Peter Lynch, one of the greatest fund managers of all time, uses PEG as a 'number worth noticing'.

"The P/E ratio of any company that's fairly priced will equal its growth rate...In general, a P/E that's half the growth rate is very positive, and one that's twice the growth rate is very negative. We use this measure all the time when analyzing stocks for the mutual funds."

PEG ratio can be calculated based on past earnings growth or future expected growth rate, but Peter Lynch has the following advice:

"If your broker can't give the company's growth rate, you can figure it out for yourself by taking the annual earnings from Value Line or an S&P report and calulating the percent increase in one year to the next. That way you'll end up with another measure of whether a stock is or is not too pricey. As to the all-important future growth rate, your guess is as good as mine"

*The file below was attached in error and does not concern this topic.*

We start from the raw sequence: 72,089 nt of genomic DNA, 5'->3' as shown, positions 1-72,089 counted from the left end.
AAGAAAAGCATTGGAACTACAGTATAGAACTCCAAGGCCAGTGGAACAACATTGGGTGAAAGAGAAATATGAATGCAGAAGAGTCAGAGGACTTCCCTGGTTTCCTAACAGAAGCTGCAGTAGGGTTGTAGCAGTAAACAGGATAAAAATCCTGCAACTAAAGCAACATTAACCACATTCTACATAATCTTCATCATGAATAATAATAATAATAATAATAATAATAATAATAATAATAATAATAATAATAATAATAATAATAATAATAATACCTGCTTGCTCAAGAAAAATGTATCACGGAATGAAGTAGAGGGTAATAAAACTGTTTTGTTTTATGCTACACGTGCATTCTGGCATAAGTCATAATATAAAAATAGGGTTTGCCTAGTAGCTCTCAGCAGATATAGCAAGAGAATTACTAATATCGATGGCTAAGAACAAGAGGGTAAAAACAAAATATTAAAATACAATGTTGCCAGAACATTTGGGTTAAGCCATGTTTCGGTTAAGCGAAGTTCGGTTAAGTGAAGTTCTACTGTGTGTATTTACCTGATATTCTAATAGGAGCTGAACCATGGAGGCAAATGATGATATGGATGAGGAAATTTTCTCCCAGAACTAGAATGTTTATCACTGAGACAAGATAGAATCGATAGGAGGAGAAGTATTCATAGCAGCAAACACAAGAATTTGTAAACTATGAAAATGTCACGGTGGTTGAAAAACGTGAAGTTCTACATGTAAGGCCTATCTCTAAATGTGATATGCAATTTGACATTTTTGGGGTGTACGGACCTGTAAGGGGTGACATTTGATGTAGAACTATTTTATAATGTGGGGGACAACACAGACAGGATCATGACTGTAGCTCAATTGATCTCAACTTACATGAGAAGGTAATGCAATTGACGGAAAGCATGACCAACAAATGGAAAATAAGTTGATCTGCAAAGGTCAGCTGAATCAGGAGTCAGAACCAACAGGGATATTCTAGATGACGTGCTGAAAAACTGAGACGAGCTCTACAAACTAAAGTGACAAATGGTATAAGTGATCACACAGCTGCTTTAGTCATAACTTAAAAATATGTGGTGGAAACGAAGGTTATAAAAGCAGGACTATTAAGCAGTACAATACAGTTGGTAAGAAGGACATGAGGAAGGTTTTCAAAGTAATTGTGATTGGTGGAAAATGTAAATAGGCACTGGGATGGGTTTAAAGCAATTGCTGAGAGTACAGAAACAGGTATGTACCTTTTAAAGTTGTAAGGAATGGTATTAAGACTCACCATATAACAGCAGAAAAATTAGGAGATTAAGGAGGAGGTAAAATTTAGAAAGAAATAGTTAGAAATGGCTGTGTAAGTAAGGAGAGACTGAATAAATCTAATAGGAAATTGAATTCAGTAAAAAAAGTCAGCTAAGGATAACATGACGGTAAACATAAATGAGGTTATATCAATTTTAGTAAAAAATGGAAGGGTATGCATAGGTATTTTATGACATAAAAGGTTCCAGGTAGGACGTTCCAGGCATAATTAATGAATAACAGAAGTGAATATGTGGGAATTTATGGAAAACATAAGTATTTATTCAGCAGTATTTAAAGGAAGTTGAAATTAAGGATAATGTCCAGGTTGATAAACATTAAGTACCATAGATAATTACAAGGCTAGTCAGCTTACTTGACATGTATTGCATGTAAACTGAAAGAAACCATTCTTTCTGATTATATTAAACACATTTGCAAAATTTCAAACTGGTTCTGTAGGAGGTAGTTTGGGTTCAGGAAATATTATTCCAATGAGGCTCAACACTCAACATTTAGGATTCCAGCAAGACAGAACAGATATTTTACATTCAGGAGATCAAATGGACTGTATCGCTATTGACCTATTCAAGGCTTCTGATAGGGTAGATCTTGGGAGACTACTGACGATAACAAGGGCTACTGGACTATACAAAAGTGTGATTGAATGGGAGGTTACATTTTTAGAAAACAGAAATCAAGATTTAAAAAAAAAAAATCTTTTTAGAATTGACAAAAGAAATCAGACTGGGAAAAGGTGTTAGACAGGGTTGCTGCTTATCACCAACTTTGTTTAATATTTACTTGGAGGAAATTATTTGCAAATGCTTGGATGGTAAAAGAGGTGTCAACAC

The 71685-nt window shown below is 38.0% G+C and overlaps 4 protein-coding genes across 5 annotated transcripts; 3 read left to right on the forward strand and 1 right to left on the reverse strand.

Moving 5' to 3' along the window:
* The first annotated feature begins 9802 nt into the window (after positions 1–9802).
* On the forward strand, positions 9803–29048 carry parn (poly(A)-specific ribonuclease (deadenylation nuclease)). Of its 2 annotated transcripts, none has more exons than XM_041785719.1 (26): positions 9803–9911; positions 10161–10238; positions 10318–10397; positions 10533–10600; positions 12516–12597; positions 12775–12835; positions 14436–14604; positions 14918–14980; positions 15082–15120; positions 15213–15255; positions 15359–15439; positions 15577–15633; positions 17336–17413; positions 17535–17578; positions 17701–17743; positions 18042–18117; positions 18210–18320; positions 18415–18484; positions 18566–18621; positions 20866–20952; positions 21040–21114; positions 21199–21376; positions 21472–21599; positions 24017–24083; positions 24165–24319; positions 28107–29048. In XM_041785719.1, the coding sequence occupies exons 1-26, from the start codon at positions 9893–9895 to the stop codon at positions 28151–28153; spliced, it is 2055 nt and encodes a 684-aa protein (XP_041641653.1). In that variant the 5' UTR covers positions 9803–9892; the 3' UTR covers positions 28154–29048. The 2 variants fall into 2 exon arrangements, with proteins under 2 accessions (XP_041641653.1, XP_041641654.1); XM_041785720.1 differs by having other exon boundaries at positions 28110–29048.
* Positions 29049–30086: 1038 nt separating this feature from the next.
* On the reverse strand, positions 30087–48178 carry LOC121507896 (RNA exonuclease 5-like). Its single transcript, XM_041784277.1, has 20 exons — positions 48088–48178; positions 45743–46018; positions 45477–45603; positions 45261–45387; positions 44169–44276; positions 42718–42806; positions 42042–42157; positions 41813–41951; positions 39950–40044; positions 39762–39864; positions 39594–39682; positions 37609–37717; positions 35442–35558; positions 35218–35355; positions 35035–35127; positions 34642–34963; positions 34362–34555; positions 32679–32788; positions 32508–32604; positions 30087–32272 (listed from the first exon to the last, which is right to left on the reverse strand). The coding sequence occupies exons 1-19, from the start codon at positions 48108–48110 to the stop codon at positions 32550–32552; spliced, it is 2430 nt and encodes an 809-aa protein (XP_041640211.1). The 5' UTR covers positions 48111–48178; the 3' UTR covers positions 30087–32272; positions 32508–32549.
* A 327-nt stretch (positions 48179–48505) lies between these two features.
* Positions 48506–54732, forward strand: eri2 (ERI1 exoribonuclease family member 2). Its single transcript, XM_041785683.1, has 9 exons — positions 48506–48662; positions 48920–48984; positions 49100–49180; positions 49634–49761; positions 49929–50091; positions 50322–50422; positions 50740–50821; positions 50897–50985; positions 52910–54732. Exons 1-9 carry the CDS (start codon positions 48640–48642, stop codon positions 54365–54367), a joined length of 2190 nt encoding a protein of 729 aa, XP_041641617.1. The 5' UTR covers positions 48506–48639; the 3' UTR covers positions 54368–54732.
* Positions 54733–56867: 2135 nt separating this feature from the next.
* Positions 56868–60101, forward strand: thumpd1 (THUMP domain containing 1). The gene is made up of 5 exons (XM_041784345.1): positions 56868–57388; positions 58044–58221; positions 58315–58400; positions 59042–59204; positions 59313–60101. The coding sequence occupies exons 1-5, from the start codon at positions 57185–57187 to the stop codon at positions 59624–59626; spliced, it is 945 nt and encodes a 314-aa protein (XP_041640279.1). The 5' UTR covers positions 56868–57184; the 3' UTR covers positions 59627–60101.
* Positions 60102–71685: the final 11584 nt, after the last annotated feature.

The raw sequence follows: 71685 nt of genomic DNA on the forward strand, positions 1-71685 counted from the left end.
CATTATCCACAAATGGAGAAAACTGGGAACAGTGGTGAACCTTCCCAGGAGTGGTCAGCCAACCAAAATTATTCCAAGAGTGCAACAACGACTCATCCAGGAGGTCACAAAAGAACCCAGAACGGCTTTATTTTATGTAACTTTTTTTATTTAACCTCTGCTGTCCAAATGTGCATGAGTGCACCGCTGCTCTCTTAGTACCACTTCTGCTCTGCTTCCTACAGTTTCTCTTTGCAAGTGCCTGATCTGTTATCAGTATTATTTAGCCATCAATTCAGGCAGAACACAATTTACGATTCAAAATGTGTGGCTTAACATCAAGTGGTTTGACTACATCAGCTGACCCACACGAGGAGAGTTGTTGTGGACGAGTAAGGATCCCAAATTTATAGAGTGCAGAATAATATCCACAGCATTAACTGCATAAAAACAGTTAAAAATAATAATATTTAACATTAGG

We calculate PEG as follows:

$$\mathrm{PEG\; Ratio}=\frac{\frac{\mathrm{Price-to-Earnings\; Ratio}}{100}}{\mathrm{Earnings\; Growth\; 1y}}$$

A price-earnings ratio of less than 0.5 is considered attractive, while ratios above 2 are unattractive.

It should be noted that EPS cannot be used on all companies. Cyclical companies for instance will have a low PEG ratio but buying these stocks at a low point is a proven method for losing half your money in a short period of time. Conversely, companies who had a few though years will show a high PEG ratio but business could soon pick up.